Karen Joy Fowler constructs a fictional story partly based on personal experience of living with a family steeped in psychology. I will avoid spoilers, but suffice to say you are in for a surprise. The narrator talks in detail about life with her sister, in particular, and the family and school life. Throughout the novel, Karen provides many opportunities for us to re-evaluate how, as humans, we think. Why do we think the way we do? What is thought?
An engaging, touching story that encourages us to think, and to consider how we experience the past as individuals. This is central to the book. Fowler brings in the concept of loneliness. Even when surrounded by people at home, school, college or work, we can still feel lonely. Her main character and narrator, Rosemary, says:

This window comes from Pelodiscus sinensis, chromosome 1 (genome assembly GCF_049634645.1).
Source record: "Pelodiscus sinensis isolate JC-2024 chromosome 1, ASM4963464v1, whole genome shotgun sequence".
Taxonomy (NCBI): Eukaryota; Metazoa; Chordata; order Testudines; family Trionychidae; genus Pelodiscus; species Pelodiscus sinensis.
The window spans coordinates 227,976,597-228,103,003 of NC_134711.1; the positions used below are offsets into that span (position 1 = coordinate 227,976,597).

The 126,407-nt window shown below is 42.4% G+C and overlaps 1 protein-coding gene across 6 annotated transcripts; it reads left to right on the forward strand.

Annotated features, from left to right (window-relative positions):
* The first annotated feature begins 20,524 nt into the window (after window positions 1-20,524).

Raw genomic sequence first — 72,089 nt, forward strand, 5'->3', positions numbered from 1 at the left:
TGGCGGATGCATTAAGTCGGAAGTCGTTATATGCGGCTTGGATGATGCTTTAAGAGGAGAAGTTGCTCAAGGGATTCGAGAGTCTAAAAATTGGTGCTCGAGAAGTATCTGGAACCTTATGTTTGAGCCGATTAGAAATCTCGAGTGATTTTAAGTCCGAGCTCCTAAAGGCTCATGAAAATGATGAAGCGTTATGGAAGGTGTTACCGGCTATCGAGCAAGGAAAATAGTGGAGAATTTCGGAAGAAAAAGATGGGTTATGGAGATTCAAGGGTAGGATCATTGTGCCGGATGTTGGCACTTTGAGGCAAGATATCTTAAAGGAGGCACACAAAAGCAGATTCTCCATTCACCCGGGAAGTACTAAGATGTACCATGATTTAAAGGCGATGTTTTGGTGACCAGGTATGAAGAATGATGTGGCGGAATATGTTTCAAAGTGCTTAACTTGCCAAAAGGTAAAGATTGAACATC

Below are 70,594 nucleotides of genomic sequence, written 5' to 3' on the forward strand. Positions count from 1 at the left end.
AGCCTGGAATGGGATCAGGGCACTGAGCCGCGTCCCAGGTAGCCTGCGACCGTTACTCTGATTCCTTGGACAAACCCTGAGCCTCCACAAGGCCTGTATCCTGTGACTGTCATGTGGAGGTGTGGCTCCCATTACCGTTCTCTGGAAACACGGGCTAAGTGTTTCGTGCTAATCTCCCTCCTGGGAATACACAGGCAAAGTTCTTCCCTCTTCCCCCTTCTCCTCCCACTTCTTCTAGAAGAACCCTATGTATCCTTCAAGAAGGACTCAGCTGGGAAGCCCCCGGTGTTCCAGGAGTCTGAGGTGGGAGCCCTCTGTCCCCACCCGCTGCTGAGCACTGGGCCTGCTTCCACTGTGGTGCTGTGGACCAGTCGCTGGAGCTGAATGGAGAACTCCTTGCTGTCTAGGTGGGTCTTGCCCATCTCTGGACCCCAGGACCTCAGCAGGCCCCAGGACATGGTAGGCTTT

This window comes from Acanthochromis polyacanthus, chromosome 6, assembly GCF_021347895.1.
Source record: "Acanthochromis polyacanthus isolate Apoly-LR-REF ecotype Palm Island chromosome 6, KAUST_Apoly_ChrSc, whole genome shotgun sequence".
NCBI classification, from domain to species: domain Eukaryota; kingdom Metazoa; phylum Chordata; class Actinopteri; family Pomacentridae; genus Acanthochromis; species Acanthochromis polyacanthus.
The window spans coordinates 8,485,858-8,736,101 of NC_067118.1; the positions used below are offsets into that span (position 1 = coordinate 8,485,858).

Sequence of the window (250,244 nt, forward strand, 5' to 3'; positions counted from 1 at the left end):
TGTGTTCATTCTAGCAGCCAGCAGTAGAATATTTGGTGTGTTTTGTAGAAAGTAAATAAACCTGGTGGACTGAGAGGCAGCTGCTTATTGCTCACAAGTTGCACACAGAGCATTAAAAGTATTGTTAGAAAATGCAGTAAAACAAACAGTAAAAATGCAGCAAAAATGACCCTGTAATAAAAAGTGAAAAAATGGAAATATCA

“It’s hard to overstate how lonely I was. Let me just repeat that I’d once gone, in a matter of days, from a childhood where I was never alone to this prolonged silent only-ness”.
This is a novel for those of us who want to be challenged and educated, not just entertained. I’ll leave you with a quote from the novel. Food for thought:
“An oft-told story is like a photograph in an album; eventually, it replaces the moment it was meant to capture”.
A very apt title: ‘We are all completely beside ourselves’.